Yeah. I got my camera, and I only had a superwide fish-eye lens, and I got kicked out of a whole bunch of places, too — there was military everywhere, probably at least 150 AK-47s on the streets of Joplin. It was nuts, and kinda scary. I remember going to certain places and three people with AK-47s coming up to me going “You need to get the hell outta here!” And I was like “Oh, God!” But I saw some pretty gnarly stuff. When I got home, it was dark, and the power was pretty much out in 75 percent of the city. And I saw people walking down the main streets of Joplin, all bloodied. My friends were in one of the areas that got hit really bad — their house got destroyed — and they walked out of their basement to see this guy who had an entire tree limb impaled through his chest. It was insane stuff — there were people just dead on the street. But the next day, they got all the priority stuff taken care of, like people dying, people buried underneath the rubble taken out. But it was still scary. You’d be walking by a house and hear people yelling for help, and other people would be running up, trying to help them get out.
What made you instantly decide to help your fellow citizens?
Well, it was definitely apparent that if we set up a little text-message thing and maybe put a T-shirt or two online that went directly to the cause that we’d raise a little bit of money. So we set something up with United Way that went directly to Joplin. I didn’t wanna get in people’s faces about it, because there’s so much nasty stuff going on in the world right now. I just wanted the people that are the forefront of our fan base to help out, if they could — I didn’t wanna take advantage of the situation. So I think we’ve raised about $30,000 in T-shirts so far, and about $20,000 in text-messaging things. And then we’ve also been doing little donation drives at our shows, and we’ve probably raised a coupla grand through that. So I think it’s definitely helped out.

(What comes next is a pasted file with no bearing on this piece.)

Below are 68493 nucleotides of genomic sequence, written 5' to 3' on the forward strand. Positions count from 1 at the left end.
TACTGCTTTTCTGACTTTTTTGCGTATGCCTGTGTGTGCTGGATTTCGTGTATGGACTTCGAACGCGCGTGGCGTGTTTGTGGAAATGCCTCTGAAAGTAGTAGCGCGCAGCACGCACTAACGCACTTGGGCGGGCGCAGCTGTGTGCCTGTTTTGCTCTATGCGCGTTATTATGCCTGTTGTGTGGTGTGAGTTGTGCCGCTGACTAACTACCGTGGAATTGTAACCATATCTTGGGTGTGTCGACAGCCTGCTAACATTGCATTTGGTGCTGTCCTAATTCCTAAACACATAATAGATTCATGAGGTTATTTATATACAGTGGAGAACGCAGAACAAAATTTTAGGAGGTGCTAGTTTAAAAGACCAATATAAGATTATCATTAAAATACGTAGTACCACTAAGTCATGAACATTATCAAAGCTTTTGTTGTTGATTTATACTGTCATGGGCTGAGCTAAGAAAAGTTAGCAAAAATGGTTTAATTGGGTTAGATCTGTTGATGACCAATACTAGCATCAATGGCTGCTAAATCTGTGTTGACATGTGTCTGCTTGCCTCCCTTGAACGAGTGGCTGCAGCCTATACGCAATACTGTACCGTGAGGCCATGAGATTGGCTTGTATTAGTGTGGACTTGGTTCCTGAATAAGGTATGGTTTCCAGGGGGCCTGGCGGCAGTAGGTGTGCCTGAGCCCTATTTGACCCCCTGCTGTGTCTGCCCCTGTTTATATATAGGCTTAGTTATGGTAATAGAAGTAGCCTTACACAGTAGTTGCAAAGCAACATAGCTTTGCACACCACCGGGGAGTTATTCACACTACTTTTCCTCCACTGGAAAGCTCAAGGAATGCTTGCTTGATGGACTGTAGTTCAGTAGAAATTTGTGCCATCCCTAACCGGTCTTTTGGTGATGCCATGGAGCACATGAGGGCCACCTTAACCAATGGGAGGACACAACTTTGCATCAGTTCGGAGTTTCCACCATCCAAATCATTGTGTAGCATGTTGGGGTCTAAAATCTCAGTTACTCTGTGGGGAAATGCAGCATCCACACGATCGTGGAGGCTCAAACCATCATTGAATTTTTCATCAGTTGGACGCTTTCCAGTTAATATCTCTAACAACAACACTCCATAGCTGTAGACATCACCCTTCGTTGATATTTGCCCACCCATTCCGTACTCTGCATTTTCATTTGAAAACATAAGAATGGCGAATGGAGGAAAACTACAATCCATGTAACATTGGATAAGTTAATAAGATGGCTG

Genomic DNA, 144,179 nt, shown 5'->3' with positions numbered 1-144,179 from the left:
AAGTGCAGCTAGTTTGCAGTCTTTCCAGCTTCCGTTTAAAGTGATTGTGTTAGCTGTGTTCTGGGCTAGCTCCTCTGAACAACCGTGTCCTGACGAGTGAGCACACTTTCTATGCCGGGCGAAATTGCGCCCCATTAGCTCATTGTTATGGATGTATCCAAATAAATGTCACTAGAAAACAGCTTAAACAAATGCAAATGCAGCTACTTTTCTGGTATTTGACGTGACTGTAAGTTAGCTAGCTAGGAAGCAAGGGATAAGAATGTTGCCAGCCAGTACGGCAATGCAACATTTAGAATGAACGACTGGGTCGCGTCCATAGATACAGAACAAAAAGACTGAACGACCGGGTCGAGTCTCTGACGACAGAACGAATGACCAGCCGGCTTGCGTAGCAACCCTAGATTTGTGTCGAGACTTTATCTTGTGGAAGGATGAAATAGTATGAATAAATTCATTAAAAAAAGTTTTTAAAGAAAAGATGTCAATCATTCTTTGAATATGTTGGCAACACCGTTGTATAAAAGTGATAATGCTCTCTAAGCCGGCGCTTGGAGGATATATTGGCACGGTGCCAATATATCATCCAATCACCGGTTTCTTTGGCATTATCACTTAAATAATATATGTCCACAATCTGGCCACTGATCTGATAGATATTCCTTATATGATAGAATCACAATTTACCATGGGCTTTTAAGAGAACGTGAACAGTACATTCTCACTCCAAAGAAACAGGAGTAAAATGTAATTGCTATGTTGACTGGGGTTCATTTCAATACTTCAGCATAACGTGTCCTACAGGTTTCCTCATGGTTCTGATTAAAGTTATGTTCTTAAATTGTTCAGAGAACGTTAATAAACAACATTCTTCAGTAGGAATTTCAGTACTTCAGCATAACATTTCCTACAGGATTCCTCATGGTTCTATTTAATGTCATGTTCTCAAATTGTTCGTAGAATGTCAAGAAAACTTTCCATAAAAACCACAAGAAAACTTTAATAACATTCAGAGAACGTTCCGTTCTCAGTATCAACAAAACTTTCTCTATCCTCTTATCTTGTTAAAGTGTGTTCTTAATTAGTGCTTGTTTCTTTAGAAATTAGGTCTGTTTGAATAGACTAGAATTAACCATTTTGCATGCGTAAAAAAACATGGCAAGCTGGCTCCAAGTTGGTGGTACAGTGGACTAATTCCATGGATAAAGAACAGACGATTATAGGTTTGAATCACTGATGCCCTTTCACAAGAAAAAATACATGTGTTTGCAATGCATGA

You’ve been through two Butches now — two of the best producers around — and it looked like your momentum was unstoppable. But it seems like you’ve deliberately derailed your own fame train to do things your own way again with “Time Travel.”
Yes. Exactly. This record was completely different than anything else we’ve done, even stuff I did in the past. And I hadn’t made any money from “Harmony” and “What Is Love?”, just because the records cost $350,000 to make, and we haven’t been able to recoup them yet. So I had a little conference call with Warners, and I said “Yo — this next record? I’m doing it on my own, you guys aren’t gonna know s— until the record is done, it’s gonna cost about $10,000, and you’re gonna love it.” And they were like “Uhh … OK, I guess.” So we actually took a coupla months on this one — we’d take more than my usual one day on a song. We were like “Let’s take a week on every song and actually go for it — let’s put in 100 vocal tracks and see what happens!” So we just really got to experiment and go all out on this one. So I’ve been having way more fun with this whole thing than I ever have, and I’ve been taking it a lot less seriously and just going for it. Now we’re totally stoked to start recording the next album!

artsChristofer DrewMissouriPop Music & JazzSan Francisco